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When would the normal force not equal the weight?

  1. Dec 7, 2016 #1
    1. The problem statement, all variables and given/known data
    I know that on a horizontal surface. if the net force is 0 in the y direction the weight of object=the normal force, but wouldn't the normal force always equal the magnitude of gravity on an object, just in opposite directions? Because if the weight is stronger than the normal force or vice versa, the object would move in the y direction, but objects don't fall through the ground or randomly or start floating so I'm kind of confused.

    2. Relevant equations
    Fg=mg

    3. The attempt at a solution
    N/A
     
  2. jcsd
  3. Dec 7, 2016 #2
    Assuming a statics situation ##\sum \mathbf F = 0##, there are conceivable situations in which the normal force wouldn't equal the force of gravity. One example is if you were applying a light upward force on the object from a hand or string or something that isn't strong enough to actually pick it up. In this case, the normal force would equal the force of gravity minus the applied upward force.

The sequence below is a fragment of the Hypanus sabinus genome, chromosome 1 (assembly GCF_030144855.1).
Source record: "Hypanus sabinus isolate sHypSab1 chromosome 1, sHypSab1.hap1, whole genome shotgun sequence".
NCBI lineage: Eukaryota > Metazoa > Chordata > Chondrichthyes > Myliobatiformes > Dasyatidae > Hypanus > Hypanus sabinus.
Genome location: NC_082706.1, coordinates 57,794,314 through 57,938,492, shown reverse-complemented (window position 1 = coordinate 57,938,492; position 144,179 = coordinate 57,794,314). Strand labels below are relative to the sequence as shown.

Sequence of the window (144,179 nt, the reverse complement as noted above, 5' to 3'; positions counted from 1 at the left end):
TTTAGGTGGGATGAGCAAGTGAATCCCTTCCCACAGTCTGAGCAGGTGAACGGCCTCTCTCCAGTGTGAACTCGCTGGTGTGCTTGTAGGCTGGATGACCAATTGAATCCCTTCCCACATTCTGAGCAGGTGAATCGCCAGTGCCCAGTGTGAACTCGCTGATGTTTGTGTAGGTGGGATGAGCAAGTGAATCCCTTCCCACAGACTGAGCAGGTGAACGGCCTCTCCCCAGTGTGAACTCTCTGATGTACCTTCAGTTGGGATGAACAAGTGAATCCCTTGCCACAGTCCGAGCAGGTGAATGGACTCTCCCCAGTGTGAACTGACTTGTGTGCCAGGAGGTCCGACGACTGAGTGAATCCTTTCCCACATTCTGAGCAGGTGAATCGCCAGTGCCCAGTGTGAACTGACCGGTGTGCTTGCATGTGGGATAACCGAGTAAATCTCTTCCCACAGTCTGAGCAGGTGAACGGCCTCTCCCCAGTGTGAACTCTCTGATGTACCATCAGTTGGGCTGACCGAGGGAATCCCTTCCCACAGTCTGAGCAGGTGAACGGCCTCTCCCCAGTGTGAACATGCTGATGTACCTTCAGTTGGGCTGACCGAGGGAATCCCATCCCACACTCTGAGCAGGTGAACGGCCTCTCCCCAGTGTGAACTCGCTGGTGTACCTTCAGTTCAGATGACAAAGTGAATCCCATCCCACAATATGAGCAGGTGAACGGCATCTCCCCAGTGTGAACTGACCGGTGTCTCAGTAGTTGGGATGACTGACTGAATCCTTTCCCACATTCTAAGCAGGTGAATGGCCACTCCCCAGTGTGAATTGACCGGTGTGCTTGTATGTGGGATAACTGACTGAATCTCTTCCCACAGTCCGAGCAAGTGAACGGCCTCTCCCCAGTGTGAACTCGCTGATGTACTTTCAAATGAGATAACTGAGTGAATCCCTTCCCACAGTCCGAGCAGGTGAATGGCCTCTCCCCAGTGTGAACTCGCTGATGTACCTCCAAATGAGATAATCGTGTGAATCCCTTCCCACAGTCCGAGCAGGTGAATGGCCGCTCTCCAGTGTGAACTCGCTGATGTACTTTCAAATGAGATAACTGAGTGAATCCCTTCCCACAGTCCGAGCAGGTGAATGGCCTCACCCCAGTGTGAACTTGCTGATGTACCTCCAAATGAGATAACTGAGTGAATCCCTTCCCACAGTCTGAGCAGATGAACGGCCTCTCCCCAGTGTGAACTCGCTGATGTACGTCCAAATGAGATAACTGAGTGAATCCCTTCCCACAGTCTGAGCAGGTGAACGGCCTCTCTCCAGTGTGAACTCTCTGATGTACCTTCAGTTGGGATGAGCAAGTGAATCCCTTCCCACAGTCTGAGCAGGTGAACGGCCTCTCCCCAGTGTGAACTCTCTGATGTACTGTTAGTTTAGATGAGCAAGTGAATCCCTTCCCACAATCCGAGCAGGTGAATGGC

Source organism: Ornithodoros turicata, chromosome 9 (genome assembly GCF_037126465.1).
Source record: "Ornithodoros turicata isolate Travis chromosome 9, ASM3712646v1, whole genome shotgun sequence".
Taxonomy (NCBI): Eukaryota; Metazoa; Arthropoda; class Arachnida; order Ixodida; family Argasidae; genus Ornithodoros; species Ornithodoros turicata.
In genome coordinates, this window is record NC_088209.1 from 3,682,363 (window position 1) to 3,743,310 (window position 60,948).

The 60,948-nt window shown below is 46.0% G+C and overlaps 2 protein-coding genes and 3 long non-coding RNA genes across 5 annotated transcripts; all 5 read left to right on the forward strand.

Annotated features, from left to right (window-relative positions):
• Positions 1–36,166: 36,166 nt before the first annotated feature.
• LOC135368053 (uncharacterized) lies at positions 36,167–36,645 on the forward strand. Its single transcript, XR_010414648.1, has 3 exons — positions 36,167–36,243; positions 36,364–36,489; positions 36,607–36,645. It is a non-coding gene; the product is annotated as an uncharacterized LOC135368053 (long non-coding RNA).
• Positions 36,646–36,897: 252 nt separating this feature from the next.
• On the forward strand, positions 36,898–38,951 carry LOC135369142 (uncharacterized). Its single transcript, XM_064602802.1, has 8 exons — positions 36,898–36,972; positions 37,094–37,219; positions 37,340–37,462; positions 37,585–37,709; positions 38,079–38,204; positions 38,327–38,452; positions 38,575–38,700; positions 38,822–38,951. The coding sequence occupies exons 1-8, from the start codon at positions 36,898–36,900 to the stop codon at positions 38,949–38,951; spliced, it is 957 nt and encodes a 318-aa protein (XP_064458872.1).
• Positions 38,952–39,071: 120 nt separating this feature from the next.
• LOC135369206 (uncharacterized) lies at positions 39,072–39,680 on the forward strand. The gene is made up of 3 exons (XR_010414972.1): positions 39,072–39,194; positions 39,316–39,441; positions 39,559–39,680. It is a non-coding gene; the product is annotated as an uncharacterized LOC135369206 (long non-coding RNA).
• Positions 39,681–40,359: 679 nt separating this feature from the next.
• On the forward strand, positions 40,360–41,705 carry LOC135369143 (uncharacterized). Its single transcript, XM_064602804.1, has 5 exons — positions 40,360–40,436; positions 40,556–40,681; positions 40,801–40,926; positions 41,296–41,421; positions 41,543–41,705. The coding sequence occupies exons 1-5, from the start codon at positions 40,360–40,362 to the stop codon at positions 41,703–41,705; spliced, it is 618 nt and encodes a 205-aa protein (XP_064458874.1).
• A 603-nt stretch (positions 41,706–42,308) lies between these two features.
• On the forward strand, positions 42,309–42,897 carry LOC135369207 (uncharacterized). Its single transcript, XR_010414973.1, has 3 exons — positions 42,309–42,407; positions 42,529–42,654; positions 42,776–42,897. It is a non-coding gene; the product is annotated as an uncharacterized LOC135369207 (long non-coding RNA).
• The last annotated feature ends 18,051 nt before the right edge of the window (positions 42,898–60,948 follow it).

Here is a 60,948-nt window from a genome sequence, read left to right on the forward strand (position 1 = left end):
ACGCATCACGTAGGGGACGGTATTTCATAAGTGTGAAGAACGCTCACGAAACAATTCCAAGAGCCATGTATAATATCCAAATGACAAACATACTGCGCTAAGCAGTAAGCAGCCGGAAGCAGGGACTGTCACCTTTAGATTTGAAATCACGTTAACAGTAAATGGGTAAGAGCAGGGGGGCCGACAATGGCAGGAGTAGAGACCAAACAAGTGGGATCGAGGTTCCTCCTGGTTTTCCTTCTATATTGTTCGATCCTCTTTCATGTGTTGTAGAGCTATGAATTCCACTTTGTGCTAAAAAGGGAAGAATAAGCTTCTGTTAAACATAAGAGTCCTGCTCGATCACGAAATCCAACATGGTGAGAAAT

4. Dec 7, 2016 #3

    haruspex

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    Normal force between two surfaces is the minimum magnitude force which prevents their interpenetration. Thus, it is always normal to the contact plane.
    If an object is placed on a frictionless slope, the normal force only has to counter the component of gravity normal to the plane. The other component leads the object to slide down.

    See also https://www.physicsforums.com/insights/frequently-made-errors-vectors-elementary-use and https://www.physicsforums.com/insights/frequently-made-errors-mechanics-friction/
     
  5. Dec 8, 2016 #4
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